"You don't want any free stuff? C'mon we're from The End; we're not weirdoes or anything."

I take issue with the last statement, but keep it to myself. "No, thanks."

"Not even a free CD?"

Yeah. Cos I love those promo sampler CDs with half a dozen snippets of songs by I'd never listen to, and not because I've never heard of them, but because they suck. From the radio station I figured out by the time I was 16 played only the most banal and popular modern rock songs. I mean, guys, I love rock, I love indie, and homogeneous, corporate giant rock stations don't exactly whet my whistle even when they do occasionally play something non-shitty. Millions of people can't be wrong all the time.

So here are these two alterna-fashionista promo goons for one of the most frustrating stations in town, covered in advertising and trying to give me free trash, making babble behind me about how they're not weird, geez, aww. Yeah. I'm pretty sure that's some psychological game promo goons play to make people take their stupid crap, and I'm not buying it.

Anyway, this coffee is some of the nappiest-tasting coffee I've enjoyed recently, which is an absolute first for Bulldog. It's also the first cup of coffee I've had in nearly a week.

Tonight we're hosting a slumber party. Girls only! Makeovers, pizza, chick flicks, and gossip are the apparent order of the day. I object to half the chick flicks I suspect will be proffered; I don't wear makeup, like, ever. It's kinda icky. But I'll go hang out, and I'll buy supplies to make french toast in the morning. Yummy.

And if the sewage--oh, yeah, we've got fucking sewage in the basement again--isn't cleaned up by the time I get home, my landlord is getting beaten with the hose.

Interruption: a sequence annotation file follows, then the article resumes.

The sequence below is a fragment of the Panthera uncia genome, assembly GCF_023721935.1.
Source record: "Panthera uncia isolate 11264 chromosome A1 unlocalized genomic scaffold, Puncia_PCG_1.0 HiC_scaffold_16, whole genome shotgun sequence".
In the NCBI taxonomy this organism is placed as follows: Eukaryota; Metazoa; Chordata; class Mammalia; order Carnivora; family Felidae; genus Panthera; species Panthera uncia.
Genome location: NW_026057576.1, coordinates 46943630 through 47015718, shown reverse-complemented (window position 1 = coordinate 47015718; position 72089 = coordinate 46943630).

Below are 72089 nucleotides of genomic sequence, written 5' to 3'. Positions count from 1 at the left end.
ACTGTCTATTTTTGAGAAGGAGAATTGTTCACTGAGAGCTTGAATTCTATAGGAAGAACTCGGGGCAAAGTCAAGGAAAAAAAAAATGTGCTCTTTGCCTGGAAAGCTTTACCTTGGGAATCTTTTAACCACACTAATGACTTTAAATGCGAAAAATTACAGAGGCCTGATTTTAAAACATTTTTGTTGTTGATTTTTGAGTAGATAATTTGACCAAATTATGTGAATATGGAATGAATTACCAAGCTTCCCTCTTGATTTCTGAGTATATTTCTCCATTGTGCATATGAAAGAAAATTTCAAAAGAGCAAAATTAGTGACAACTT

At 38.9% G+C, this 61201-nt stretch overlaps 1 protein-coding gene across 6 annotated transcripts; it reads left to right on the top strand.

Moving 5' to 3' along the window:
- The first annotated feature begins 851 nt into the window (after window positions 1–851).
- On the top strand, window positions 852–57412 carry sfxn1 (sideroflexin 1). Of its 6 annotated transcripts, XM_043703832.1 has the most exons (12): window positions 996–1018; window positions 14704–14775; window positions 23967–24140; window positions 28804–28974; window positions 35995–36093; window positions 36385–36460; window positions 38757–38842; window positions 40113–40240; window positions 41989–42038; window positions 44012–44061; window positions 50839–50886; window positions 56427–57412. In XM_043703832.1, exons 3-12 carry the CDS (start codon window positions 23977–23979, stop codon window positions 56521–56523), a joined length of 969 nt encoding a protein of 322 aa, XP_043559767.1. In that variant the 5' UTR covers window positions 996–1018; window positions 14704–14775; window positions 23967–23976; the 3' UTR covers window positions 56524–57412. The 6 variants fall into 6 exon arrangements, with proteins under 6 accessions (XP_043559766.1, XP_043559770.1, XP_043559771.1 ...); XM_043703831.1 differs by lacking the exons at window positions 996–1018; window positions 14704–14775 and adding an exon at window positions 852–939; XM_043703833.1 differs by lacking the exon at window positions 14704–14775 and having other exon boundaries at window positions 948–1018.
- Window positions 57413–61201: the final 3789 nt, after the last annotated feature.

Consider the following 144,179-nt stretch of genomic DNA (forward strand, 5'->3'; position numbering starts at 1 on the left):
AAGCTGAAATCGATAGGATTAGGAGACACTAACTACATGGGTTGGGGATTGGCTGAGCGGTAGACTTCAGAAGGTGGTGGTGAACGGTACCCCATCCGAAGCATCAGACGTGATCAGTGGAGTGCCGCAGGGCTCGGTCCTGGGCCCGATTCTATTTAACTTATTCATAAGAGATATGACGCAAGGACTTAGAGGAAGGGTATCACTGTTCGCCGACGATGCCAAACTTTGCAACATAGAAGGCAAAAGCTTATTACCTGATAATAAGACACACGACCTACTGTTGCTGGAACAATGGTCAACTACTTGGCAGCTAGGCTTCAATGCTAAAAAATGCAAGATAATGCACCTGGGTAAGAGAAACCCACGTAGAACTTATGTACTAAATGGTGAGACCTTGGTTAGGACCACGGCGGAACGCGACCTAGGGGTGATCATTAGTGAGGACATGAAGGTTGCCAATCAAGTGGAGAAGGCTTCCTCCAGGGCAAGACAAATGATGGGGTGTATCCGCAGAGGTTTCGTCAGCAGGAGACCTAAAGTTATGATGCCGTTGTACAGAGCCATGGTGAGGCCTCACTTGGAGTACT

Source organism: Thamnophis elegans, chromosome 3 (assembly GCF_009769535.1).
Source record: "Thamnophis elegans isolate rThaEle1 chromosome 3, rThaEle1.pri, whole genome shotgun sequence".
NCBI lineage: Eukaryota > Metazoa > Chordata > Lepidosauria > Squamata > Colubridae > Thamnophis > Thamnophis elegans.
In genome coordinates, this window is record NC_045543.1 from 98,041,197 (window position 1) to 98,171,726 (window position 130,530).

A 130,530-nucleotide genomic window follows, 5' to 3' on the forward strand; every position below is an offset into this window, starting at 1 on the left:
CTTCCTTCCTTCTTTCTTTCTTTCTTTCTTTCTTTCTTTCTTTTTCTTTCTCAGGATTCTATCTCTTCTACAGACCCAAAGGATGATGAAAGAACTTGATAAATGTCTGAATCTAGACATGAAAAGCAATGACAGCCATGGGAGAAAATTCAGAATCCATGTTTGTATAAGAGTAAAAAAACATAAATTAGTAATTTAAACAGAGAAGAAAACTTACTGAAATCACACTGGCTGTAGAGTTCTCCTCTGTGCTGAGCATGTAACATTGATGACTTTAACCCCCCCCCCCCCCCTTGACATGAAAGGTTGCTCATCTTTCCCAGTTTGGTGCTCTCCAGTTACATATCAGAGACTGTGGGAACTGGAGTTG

Tuesday, November 11, 2003

We're Moving

Chris finally checked out the house last night. He approved. The landlords are supposed to bring me a rental agreement form today so we can get started on the whole crazy renting process.

Here's the deal with the house: It's in Maple Leaf, near some good buslines, but rather far from campus and the only neighborhood I've ever loved. But it's not quite to Northgate, which is a neighborhood I definitely don't like (far know, mall-y with surrounding accoutrements. I don't like my dining choices within walking distance to include Olive Garden).

The landlords, at least so far, are very friendly, receptive, and seem overly willing to perform routine and necessary maintenance. They are new at this game, having only previously rented to friends, but are knowledgable in all things housey as (1) they are real estate agents and (2) used to live in this house prior to having it completely renovated.

Oh, and it's completely renovated.

It's a 1300-square-foot 1920s house with hardwood floors on the main level, new carpet in the basement, two full baths and three bedrooms. They have clearly put a lot of work into the place. It's very comfortable. While not huge, it seems to use its space well. The kitchen is full of all-new stuff, and despite being relatively small--but not the closet I had in my apartment with J.--it's well laid-out with plenty of storage.

When Steph and I saw this place, we were squeeing like mad: "There's a washer/dryer!" "The kitchen sink isn't surrounded by shitty counters and bad caulking!" "The water heats up right away!" "THERE'S HEAT IN THE BATHROOM!!"

The husband of the couple who owns it seemed amused by our squeeing and shared his own UW-slumlord experiences from back in the '80s. I think his stories beat ours, but still.

Anyway, I feel lucky we found this place first. It should be a welcome change of situation.

I think our current house is making us all sick, anyway. Seriously, the draft from the blatantly unsealed doorways and window shafts combined with whatever mold is growing in the walls and totally unhygienic basement has to be exacerbating whatever cold or flu is going around. Chris has fucking pneumonia. I felt like shit all Sunday and Monday. Sudafed has stopped working for me, which is fine, because now I can focus on the crappiness without medicine head. (My drug regimen now includes ibuprofen, honey lemon echinacea Ricola, saline nasal spray, and a ridiculous amount of green tea.)